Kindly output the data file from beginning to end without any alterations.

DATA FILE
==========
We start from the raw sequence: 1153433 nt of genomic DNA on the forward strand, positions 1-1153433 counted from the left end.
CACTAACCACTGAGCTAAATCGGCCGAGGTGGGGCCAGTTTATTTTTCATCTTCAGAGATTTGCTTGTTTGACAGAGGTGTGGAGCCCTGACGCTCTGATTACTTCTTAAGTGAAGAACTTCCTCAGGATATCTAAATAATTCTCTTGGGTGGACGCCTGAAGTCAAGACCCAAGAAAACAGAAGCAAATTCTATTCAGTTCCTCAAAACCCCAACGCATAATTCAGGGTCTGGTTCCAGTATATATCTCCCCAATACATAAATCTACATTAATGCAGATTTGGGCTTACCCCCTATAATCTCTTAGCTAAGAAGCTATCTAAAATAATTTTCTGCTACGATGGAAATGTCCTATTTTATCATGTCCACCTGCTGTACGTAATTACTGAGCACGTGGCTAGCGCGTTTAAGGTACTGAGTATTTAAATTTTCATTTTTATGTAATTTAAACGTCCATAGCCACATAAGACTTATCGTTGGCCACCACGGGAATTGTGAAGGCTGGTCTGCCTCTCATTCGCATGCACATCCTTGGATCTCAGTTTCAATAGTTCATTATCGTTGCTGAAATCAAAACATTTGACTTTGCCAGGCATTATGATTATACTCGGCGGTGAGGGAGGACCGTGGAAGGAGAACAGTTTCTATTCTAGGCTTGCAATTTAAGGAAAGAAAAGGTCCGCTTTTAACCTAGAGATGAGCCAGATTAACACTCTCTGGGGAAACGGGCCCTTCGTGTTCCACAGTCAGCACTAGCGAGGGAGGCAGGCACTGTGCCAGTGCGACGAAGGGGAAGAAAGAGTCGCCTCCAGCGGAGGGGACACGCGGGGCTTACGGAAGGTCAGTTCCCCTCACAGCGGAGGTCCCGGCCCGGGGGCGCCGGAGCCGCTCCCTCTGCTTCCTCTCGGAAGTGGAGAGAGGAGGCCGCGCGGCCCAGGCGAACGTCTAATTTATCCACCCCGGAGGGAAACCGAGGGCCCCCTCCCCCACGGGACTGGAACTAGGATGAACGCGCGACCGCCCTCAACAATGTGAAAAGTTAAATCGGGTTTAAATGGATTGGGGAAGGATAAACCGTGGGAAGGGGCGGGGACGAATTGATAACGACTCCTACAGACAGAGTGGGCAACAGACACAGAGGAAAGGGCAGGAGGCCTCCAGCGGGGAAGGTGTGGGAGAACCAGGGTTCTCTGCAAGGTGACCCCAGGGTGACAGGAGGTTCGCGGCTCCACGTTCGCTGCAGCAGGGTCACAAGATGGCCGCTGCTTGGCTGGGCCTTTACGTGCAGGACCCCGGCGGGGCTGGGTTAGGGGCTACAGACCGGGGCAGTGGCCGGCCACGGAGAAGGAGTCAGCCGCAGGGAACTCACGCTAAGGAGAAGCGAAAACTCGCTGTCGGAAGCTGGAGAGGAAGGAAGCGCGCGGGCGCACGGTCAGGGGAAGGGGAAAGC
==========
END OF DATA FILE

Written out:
We start from the raw sequence: 1153433 nt of genomic DNA on the forward strand, positions 1-1153433 counted from the left end.
CACTAACCACTGAGCTAAATCGGCCGAGGTGGGGCCAGTTTATTTTTCATCTTCAGAGATTTGCTTGTTTGACAGAGGTGTGGAGCCCTGACGCTCTGATTACTTCTTAAGTGAAGAACTTCCTCAGGATATCTAAATAATTCTCTTGGGTGGACGCCTGAAGTCAAGACCCAAGAAAACAGAAGCAAATTCTATTCAGTTCCTCAAAACCCCAACGCATAATTCAGGGTCTGGTTCCAGTATATATCTCCCCAATACATAAATCTACATTAATGCAGATTTGGGCTTACCCCCTATAATCTCTTAGCTAAGAAGCTATCTAAAATAATTTTCTGCTACGATGGAAATGTCCTATTTTATCATGTCCACCTGCTGTACGTAATTACTGAGCACGTGGCTAGCGCGTTTAAGGTACTGAGTATTTAAATTTTCATTTTTATGTAATTTAAACGTCCATAGCCACATAAGACTTATCGTTGGCCACCACGGGAATTGTGAAGGCTGGTCTGCCTCTCATTCGCATGCACATCCTTGGATCTCAGTTTCAATAGTTCATTATCGTTGCTGAAATCAAAACATTTGACTTTGCCAGGCATTATGATTATACTCGGCGGTGAGGGAGGACCGTGGAAGGAGAACAGTTTCTATTCTAGGCTTGCAATTTAAGGAAAGAAAAGGTCCGCTTTTAACCTAGAGATGAGCCAGATTAACACTCTCTGGGGAAACGGGCCCTTCGTGTTCCACAGTCAGCACTAGCGAGGGAGGCAGGCACTGTGCCAGTGCGACGAAGGGGAAGAAAGAGTCGCCTCCAGCGGAGGGGACACGCGGGGCTTACGGAAGGTCAGTTCCCCTCACAGCGGAGGTCCCGGCCCGGGGGCGCCGGAGCCGCTCCCTCTGCTTCCTCTCGGAAGTGGAGAGAGGAGGCCGCGCGGCCCAGGCGAACGTCTAATTTATCCACCCCGGAGGGAAACCGAGGGCCCCCTCCCCCACGGGACTGGAACTAGGATGAACGCGCGACCGCCCTCAACAATGTGAAAAGTTAAATCGGGTTTAAATGGATTGGGGAAGGATAAACCGTGGGAAGGGGCGGGGACGAATTGATAACGACTCCTACAGACAGAGTGGGCAACAGACACAGAGGAAAGGGCAGGAGGCCTCCAGCGGGGAAGGTGTGGGAGAACCAGGGTTCTCTGCAAGGTGACCCCAGGGTGACAGGAGGTTCGCGGCTCCACGTTCGCTGCAGCAGGGTCACAAGATGGCCGCTGCTTGGCTGGGCCTTTACGTGCAGGACCCCGGCGGGGCTGGGTTAGGGGCTACAGACCGGGGCAGTGGCCGGCCACGGAGAAGGAGTCAGCCGCAGGGAACTCACGCTAAGGAGAAGCGAAAACTCGCTGTCGGAAGCTGGAGAGGAAGGAAGCGCGCGGGCGCACGGTCAGGGGAAGGGGAAAGC